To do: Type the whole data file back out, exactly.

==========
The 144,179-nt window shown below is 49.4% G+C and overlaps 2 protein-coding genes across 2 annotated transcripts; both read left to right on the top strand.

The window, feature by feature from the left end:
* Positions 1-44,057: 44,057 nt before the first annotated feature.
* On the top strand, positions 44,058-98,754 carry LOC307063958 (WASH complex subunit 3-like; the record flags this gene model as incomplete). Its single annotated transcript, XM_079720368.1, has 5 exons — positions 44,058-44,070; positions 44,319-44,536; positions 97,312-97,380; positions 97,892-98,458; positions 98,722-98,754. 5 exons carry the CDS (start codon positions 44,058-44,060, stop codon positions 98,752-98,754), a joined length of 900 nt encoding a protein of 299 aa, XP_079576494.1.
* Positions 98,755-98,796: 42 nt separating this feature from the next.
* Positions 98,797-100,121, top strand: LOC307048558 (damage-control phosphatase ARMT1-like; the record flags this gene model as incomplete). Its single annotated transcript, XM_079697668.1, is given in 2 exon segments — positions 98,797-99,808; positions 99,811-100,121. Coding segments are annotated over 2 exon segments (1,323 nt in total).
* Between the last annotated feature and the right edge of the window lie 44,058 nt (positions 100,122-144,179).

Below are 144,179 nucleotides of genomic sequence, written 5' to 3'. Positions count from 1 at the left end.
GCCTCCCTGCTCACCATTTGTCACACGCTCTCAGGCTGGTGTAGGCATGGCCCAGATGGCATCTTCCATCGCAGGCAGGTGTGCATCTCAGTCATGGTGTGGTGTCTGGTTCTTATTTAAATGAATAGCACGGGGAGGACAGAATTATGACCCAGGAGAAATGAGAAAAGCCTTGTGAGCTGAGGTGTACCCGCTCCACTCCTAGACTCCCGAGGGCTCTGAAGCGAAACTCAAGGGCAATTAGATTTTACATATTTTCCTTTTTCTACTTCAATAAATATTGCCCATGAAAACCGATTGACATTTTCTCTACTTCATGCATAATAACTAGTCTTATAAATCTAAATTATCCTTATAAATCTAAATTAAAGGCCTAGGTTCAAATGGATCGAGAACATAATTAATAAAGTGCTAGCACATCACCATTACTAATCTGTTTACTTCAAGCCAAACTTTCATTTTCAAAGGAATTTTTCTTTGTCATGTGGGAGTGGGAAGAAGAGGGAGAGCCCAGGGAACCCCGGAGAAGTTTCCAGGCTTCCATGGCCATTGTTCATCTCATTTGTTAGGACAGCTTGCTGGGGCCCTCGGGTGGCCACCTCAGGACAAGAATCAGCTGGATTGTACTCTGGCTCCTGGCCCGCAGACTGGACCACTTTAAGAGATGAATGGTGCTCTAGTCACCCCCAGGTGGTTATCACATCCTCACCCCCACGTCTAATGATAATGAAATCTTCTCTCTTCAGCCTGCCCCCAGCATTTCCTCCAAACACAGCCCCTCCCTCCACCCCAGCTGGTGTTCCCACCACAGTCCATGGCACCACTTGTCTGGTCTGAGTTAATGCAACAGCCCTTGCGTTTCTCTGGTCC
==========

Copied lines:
The 144,179-nt window shown below is 49.4% G+C and overlaps 2 protein-coding genes across 2 annotated transcripts; both read left to right on the top strand.

The window, feature by feature from the left end:
* Positions 1-44,057: 44,057 nt before the first annotated feature.
* On the top strand, positions 44,058-98,754 carry LOC307063958 (WASH complex subunit 3-like; the record flags this gene model as incomplete). Its single annotated transcript, XM_079720368.1, has 5 exons — positions 44,058-44,070; positions 44,319-44,536; positions 97,312-97,380; positions 97,892-98,458; positions 98,722-98,754. 5 exons carry the CDS (start codon positions 44,058-44,060, stop codon positions 98,752-98,754), a joined length of 900 nt encoding a protein of 299 aa, XP_079576494.1.
* Positions 98,755-98,796: 42 nt separating this feature from the next.
* Positions 98,797-100,121, top strand: LOC307048558 (damage-control phosphatase ARMT1-like; the record flags this gene model as incomplete). Its single annotated transcript, XM_079697668.1, is given in 2 exon segments — positions 98,797-99,808; positions 99,811-100,121. Coding segments are annotated over 2 exon segments (1,323 nt in total).
* Between the last annotated feature and the right edge of the window lie 44,058 nt (positions 100,122-144,179).

Below are 144,179 nucleotides of genomic sequence, written 5' to 3'. Positions count from 1 at the left end.
GCCTCCCTGCTCACCATTTGTCACACGCTCTCAGGCTGGTGTAGGCATGGCCCAGATGGCATCTTCCATCGCAGGCAGGTGTGCATCTCAGTCATGGTGTGGTGTCTGGTTCTTATTTAAATGAATAGCACGGGGAGGACAGAATTATGACCCAGGAGAAATGAGAAAAGCCTTGTGAGCTGAGGTGTACCCGCTCCACTCCTAGACTCCCGAGGGCTCTGAAGCGAAACTCAAGGGCAATTAGATTTTACATATTTTCCTTTTTCTACTTCAATAAATATTGCCCATGAAAACCGATTGACATTTTCTCTACTTCATGCATAATAACTAGTCTTATAAATCTAAATTATCCTTATAAATCTAAATTAAAGGCCTAGGTTCAAATGGATCGAGAACATAATTAATAAAGTGCTAGCACATCACCATTACTAATCTGTTTACTTCAAGCCAAACTTTCATTTTCAAAGGAATTTTTCTTTGTCATGTGGGAGTGGGAAGAAGAGGGAGAGCCCAGGGAACCCCGGAGAAGTTTCCAGGCTTCCATGGCCATTGTTCATCTCATTTGTTAGGACAGCTTGCTGGGGCCCTCGGGTGGCCACCTCAGGACAAGAATCAGCTGGATTGTACTCTGGCTCCTGGCCCGCAGACTGGACCACTTTAAGAGATGAATGGTGCTCTAGTCACCCCCAGGTGGTTATCACATCCTCACCCCCACGTCTAATGATAATGAAATCTTCTCTCTTCAGCCTGCCCCCAGCATTTCCTCCAAACACAGCCCCTCCCTCCACCCCAGCTGGTGTTCCCACCACAGTCCATGGCACCACTTGTCTGGTCTGAGTTAATGCAACAGCCCTTGCGTTTCTCTGGTCC